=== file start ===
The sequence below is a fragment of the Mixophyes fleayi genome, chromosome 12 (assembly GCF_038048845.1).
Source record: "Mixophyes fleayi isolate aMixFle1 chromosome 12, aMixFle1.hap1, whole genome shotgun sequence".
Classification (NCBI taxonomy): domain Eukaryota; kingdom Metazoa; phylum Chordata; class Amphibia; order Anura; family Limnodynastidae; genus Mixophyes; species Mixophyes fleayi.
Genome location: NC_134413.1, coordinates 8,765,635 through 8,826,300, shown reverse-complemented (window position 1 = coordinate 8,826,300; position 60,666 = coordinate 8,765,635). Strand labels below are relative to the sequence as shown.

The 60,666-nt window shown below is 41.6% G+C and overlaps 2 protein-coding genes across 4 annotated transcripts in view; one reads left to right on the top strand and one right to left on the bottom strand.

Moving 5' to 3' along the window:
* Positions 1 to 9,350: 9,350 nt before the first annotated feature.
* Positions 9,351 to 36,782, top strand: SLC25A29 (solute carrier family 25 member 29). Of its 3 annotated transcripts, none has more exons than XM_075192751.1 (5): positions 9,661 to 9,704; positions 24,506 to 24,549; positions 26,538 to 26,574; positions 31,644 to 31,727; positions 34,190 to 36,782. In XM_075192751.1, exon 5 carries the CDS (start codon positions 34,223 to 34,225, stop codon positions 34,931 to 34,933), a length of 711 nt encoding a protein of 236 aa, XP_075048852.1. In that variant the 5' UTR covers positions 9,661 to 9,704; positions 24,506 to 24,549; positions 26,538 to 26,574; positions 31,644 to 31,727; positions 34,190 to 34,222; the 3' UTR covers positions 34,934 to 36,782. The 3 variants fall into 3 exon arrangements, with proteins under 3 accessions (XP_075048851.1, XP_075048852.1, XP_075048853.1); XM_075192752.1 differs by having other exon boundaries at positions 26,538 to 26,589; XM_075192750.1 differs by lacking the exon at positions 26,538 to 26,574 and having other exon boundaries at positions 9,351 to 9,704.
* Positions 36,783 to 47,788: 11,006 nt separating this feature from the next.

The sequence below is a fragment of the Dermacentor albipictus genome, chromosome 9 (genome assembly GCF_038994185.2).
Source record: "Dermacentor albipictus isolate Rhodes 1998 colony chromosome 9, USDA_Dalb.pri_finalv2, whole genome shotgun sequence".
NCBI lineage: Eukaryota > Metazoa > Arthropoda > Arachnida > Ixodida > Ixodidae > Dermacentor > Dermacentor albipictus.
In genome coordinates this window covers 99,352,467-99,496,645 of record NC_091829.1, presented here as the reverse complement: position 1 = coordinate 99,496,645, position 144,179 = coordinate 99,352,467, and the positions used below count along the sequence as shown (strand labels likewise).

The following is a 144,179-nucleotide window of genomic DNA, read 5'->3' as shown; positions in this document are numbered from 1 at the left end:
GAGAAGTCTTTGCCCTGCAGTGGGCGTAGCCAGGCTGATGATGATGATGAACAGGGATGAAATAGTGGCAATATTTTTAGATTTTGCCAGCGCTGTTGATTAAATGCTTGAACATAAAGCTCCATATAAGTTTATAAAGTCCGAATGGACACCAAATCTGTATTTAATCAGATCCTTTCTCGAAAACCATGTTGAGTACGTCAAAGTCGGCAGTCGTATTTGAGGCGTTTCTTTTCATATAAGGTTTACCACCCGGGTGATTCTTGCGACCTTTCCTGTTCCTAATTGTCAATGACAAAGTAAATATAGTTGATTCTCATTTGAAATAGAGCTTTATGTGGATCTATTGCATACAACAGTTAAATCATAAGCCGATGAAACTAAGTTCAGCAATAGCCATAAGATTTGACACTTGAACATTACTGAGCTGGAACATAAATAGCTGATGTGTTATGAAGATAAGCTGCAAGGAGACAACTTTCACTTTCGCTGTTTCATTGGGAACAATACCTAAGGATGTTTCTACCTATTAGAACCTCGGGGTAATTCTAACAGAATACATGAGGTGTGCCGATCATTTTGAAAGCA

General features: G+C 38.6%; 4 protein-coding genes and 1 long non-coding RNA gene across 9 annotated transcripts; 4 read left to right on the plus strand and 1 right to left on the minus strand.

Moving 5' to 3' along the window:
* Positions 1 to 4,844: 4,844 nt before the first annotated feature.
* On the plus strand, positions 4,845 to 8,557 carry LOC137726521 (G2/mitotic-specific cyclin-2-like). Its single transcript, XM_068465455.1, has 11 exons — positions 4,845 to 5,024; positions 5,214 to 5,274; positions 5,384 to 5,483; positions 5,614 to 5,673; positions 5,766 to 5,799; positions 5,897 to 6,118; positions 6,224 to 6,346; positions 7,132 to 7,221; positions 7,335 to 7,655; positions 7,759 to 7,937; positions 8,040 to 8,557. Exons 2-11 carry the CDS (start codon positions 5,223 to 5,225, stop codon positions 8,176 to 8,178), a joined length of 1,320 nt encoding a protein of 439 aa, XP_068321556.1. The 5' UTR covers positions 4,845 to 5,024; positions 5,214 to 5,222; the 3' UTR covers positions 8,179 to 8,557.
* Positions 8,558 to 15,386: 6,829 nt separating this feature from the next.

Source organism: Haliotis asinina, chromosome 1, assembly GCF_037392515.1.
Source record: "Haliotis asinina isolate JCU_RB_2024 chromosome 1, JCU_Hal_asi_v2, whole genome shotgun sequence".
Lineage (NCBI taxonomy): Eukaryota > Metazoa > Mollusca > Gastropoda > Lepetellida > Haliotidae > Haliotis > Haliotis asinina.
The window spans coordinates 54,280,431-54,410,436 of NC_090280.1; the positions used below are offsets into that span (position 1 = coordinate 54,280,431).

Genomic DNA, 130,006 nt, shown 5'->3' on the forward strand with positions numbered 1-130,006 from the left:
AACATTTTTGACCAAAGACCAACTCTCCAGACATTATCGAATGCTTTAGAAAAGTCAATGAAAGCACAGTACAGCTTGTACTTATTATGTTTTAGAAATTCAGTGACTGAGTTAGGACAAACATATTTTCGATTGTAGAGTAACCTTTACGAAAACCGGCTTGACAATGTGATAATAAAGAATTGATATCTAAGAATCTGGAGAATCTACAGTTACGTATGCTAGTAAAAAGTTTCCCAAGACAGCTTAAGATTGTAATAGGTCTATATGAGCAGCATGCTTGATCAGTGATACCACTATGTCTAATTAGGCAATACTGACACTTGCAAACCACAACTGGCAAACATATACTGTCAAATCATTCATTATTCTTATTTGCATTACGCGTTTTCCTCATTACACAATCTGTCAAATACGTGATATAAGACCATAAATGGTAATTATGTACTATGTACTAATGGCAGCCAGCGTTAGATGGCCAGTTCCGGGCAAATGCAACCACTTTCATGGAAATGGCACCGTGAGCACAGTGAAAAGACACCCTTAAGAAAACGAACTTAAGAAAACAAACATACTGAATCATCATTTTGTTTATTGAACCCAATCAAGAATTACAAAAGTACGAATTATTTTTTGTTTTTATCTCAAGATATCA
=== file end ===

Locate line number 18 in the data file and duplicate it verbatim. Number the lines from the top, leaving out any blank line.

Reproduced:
* Positions 1 to 4,844: 4,844 nt before the first annotated feature.